If Newton Knight (Matthew McConaughey) is the hero that Free State of Jones would like us to believe he is, he deserves a better movie than this clumsily composed effort from director Gary Ross. Thing is I’m not sure Knight is that hero, and I felt that way even before reading the uncertainties raised on the real-life Knight’s Wikipedia page.
Knight is presented as a Robin Hood-like figure, leading an anti-Confederate rebellion of poor Mississippi farmers during the Civil War. He and other Confederate army deserters object to fighting on behalf of rich, slave-owning plantation owners — and, more importantly, to having their farms ransacked for supplies by the insatiable appetites of the war effort.
Knight comes to this cause after hiding out for months in swampland with several runaway slaves. In befriending them, he transforms from a disgruntled solider into a rabid Unionist. As the tide of war turns against the South, more local men rally to his cause, and he stages attacks on the army with which he once fought.
Eventually his Knight Company seizes control of a few counties and declares the area’s independence from Mississippi and the Confederacy. Only, in virtually the next scene, the Civil War is over and the supposedly inspiring declaration of self-determination we’ve just witnessed is rendered immediately meaningless.
There’s more of that in the film. During Reconstruction, Knight continues his fight for justice alongside freed slaves. There’s a standoff at the local poll when he and his black friends show up to vote. They force the underhanded election judge to yield. Then text appears on the screen that coldly tells us that the official count for Democratic and Republican votes in that county in that year completely threw out the ballots we’ve just seen cast.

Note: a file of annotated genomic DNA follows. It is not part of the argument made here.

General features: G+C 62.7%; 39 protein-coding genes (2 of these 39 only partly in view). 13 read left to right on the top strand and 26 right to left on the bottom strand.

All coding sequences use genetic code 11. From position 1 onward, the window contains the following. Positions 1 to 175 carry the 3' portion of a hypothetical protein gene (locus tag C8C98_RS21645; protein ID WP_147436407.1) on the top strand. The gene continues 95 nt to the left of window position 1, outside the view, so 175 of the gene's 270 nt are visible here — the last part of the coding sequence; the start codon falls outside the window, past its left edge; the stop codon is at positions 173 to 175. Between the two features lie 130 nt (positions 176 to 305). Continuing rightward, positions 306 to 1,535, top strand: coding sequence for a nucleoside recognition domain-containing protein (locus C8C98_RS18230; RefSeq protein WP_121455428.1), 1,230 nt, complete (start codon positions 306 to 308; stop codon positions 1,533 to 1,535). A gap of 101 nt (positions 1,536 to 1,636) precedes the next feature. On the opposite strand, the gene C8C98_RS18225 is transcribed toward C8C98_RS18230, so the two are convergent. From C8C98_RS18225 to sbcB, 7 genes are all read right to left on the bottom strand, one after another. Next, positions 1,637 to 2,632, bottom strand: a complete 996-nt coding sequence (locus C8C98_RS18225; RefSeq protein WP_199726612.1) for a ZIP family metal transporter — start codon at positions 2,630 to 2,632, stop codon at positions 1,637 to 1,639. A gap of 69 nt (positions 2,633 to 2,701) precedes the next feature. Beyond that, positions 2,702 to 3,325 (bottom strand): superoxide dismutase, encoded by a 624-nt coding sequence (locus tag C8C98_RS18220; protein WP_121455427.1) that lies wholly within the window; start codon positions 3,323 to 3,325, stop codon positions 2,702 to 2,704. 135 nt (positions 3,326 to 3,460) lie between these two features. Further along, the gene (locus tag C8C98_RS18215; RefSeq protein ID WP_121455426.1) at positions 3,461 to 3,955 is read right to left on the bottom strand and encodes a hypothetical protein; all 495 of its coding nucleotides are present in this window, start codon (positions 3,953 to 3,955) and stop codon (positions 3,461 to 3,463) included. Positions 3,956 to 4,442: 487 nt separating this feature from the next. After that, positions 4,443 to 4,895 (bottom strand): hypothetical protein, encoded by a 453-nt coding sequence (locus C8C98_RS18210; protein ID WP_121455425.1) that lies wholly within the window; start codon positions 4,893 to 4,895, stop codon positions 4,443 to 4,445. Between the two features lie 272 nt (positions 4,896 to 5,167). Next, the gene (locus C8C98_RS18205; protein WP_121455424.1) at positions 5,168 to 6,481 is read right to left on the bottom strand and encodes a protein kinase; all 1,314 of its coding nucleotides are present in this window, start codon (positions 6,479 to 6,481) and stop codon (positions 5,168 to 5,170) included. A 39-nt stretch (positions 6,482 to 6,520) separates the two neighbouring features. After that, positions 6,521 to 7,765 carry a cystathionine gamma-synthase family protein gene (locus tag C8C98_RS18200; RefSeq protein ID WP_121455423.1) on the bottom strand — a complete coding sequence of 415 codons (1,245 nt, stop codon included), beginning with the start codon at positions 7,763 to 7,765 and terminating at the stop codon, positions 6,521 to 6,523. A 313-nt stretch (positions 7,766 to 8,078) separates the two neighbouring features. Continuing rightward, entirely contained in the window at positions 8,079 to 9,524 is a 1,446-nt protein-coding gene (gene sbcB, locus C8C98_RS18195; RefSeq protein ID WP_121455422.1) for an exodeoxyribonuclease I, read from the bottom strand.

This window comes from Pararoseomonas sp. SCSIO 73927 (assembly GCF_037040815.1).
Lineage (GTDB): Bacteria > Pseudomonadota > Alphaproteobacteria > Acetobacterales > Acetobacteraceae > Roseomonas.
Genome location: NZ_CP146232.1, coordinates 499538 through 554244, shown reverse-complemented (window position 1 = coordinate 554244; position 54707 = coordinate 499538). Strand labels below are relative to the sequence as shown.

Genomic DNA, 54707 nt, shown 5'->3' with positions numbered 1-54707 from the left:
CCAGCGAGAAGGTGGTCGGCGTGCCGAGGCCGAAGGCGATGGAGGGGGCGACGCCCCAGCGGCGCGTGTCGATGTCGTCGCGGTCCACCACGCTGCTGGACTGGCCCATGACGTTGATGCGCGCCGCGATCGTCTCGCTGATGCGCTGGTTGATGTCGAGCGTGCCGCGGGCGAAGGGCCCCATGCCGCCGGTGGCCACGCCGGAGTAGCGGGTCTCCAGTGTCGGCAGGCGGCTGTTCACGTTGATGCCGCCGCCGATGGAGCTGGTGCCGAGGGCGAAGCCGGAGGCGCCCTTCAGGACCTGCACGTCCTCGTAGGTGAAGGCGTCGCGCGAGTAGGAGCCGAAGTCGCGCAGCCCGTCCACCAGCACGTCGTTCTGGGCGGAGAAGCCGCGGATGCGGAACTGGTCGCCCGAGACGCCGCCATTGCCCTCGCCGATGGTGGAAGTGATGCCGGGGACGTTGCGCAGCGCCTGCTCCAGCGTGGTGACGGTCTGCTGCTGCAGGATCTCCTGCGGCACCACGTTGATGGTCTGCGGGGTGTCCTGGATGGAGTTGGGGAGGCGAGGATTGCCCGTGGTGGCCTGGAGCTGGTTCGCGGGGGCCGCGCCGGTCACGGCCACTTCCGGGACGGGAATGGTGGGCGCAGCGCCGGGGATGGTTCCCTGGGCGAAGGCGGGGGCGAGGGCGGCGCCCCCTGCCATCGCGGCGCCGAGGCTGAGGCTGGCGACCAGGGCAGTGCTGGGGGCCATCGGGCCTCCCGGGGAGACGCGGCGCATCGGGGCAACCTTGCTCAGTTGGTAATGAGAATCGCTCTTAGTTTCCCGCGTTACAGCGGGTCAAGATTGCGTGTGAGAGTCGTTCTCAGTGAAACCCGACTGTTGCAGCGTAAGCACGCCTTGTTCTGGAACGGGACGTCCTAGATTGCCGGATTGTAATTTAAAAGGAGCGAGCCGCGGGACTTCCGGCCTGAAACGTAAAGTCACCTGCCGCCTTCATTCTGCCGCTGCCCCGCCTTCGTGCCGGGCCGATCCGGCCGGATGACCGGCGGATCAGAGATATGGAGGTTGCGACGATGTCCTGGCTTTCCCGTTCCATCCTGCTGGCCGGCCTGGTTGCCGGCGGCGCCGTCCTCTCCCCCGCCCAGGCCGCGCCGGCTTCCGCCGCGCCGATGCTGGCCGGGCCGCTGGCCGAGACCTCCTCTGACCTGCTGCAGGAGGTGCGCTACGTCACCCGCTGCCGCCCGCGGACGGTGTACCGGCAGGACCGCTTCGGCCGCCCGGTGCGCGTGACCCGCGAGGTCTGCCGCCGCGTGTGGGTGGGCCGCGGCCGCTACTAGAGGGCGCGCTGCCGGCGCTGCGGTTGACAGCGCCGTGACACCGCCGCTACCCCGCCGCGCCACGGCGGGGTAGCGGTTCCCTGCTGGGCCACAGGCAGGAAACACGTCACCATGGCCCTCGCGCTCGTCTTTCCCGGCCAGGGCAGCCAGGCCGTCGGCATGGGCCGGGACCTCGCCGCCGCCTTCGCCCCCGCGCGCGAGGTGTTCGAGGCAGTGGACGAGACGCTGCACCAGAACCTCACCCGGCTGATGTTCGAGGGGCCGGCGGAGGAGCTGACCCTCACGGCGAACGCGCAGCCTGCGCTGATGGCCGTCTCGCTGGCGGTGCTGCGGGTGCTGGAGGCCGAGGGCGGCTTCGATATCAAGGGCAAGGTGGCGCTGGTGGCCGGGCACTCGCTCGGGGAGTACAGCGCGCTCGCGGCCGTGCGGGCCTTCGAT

Is a hero still a hero if he doesn’t have a lasting impact? There is such a thing as noble failure, but how can there be nobility if the man himself isn’t allowed to acknowledge those failings? Intercutting scenes from a related 1940s court case was, I think, meant to underline how Knight set an example for generations to come in the struggle against bigotry and injustice, but the parallel between the two stories is drawn so weakly that the courtroom’s climactic stand remains inert.
The movie deflates Knight’s story again and again, particularly through the odd decision to bridge time-jumps in the narrative via historical photographs and onscreen text rather than finding a means of more organically working the information into expositional dialogue.
It’s jarring and plays like a segment from the sort of low-budget historical biography that might be taped off PBS and played for high school students when their teacher is nursing a hangover.